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"Others had trial of cruel mockings and scourgings, yea, moreover of bonds and imprisonment: They were stoned, they were sawn asunder, were tempted, were slain with the sword: they wandered about in sheepskins and goatskins; being destitute, afflicted, tormented; (Of whom the world was not worthy:) they wandered in deserts, and in mountains, and in dens and caves of the earth. And these all, having obtained a good report through faith, received not the promise" Heb 11:36-39
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"Prayer for the Church,
by John Foxe
Preaching at Paul's cross on Good Friday, about the year 1578, John Foxe concluded his sermon with these words: 'And now let us pray, as we began, making our earnest invocation to Almighty God for the universal state of Christ's church, and all other estates and degrees in order particularly, as custom, and also duty, requireth.'
Lord Jesus Christ, Son of the living God, who wast crucified for our sins, and didst rise again for our justification, and, ascending up to heaven, reignest now at the right hand of the Father, with full power and authority, ruling and disposing all things according to thine own gracious and glorious purpose: we, sinful creatures, and yet servants and members of thy church, do prostrate ourselves and our prayers before thy imperial majesty, having no other patron nor advocate to speed our suits, or to resort unto, but thee alone, beseeching thee to be good to thy poor church militant here in this wretched earth; sometime a rich church, a large church, an universal church, spread far and wide, through the whole compass of the earth; now driven into a narrow corner of the world, and hath much need of thy gracious help.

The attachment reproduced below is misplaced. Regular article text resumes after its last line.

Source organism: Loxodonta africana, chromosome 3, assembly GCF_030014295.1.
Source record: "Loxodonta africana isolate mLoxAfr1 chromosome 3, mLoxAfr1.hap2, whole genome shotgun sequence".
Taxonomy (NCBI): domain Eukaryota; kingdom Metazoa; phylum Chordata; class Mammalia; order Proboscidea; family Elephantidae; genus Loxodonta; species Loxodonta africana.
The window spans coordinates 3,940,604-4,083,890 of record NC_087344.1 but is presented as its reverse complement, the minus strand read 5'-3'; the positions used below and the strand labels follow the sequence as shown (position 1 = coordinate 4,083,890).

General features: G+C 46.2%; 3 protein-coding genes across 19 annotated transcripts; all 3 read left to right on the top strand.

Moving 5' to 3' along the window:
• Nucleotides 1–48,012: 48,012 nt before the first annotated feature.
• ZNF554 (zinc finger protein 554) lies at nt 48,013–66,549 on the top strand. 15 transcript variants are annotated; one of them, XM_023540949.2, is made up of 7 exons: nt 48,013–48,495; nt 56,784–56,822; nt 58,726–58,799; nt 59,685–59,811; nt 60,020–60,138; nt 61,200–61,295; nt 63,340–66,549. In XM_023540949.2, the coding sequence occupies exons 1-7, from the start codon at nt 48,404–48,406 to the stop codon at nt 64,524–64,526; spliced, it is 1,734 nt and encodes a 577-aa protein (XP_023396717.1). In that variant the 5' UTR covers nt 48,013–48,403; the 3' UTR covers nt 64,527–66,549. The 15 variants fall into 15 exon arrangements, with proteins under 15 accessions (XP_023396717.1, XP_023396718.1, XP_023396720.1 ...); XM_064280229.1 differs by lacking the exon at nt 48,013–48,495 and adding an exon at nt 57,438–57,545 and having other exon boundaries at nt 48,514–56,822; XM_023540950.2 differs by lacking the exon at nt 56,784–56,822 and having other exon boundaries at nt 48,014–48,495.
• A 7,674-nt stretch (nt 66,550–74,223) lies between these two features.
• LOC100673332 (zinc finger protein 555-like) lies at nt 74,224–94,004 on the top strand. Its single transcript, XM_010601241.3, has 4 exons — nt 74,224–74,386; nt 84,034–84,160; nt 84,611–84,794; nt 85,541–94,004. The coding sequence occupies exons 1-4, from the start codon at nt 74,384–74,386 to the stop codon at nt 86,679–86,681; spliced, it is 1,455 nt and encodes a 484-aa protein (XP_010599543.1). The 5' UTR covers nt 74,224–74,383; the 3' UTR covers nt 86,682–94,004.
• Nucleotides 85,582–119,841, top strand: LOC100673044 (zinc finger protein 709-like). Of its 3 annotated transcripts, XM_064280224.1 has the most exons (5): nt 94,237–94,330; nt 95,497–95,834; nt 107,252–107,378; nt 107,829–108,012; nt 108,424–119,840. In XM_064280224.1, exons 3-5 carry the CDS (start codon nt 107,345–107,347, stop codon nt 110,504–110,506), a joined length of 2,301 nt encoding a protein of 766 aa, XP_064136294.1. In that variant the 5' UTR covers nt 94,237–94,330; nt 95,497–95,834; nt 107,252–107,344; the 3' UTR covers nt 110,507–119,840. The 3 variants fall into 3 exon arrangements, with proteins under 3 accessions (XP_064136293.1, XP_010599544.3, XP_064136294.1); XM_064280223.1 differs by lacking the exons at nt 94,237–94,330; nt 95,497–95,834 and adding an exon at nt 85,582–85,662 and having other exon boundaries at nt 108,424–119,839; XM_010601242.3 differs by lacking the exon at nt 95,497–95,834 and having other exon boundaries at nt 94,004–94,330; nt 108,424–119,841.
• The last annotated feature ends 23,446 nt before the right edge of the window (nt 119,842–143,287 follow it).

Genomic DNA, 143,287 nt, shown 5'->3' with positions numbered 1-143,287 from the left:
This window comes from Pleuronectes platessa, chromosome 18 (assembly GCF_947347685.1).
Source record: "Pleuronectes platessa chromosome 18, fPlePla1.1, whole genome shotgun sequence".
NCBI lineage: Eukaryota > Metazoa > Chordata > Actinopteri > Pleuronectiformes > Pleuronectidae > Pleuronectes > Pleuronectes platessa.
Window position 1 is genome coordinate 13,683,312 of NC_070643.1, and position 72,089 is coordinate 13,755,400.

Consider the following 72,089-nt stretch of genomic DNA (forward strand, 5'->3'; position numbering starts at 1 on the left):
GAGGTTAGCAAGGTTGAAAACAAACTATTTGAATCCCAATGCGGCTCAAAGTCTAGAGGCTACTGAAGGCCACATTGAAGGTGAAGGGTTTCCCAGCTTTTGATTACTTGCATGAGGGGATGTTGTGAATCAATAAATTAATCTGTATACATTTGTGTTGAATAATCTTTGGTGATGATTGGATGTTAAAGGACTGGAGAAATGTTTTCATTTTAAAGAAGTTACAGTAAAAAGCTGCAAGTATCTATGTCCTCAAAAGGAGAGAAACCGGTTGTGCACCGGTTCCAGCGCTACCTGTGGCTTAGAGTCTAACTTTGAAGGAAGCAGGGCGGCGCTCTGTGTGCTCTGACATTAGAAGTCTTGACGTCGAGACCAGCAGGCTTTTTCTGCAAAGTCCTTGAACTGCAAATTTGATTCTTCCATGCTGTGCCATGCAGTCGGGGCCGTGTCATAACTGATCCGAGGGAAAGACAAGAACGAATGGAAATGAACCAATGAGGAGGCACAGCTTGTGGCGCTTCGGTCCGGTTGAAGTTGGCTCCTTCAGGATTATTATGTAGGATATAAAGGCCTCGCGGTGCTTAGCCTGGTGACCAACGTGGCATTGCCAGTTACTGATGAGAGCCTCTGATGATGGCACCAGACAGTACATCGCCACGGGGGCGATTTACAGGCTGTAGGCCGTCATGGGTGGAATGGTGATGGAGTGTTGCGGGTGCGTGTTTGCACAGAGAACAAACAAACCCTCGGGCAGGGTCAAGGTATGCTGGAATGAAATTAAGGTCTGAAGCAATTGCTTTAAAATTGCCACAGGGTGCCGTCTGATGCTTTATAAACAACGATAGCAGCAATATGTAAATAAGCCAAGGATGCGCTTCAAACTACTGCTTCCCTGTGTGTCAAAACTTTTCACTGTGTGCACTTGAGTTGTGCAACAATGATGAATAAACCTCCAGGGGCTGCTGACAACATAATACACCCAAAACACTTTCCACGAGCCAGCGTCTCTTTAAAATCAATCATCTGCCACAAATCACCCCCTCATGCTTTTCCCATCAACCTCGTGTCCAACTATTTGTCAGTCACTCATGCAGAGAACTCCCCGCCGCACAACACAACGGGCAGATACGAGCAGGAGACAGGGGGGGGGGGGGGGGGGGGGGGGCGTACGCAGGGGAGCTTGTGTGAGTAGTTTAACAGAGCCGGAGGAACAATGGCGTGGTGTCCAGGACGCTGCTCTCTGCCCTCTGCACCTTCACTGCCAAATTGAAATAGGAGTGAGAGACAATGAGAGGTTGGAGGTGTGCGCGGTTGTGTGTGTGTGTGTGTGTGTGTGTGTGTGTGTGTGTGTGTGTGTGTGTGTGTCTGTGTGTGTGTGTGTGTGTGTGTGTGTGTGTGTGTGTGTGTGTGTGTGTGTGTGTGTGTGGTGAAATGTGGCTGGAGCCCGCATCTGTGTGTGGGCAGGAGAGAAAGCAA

First, the Turk with his sword, what lands, what nations, and countries, what empires, kingdoms, and provinces, with cities
Now of Europa a great part also is shrunk from thy church. All Thracia, with the empire of Constantinople, all Grecia, Epirus, Illyricum, and now of late all the kingdom almost of Hungaria, with much of Austria, with lamentable slaughter of Christian blood, is wasted, and all become Turks. Only a little angle of the West parts yet remaineth in some profession of thy name.
But here (alack) cometh another mischief, as great, or greater than the other. For the Turk with his sword is not so cruel, but the bishop of Rome on the other side is more fierce and bitter against us; stirring up his bishops to burn us, his confederates to conspire our destruction, setting kings against their subjects, and subjects disloyally to rebel against their princes, and all for thy name.
Such dissension and hostility Sathan hath sent among us, that Turks be not more enemies to Christians, than Christians to Christians, papists to protestants: yea, protestants with protestants do not agree, but fall out for trifles. So that the poor little flock of thy church, distressed on every side, hath neither rest without, nor peace within, nor place almost in the world, where to abide, but may cry now from the earth, even as thine own reverence cried once from the cross: My God, my God, why hast thou forsaken me?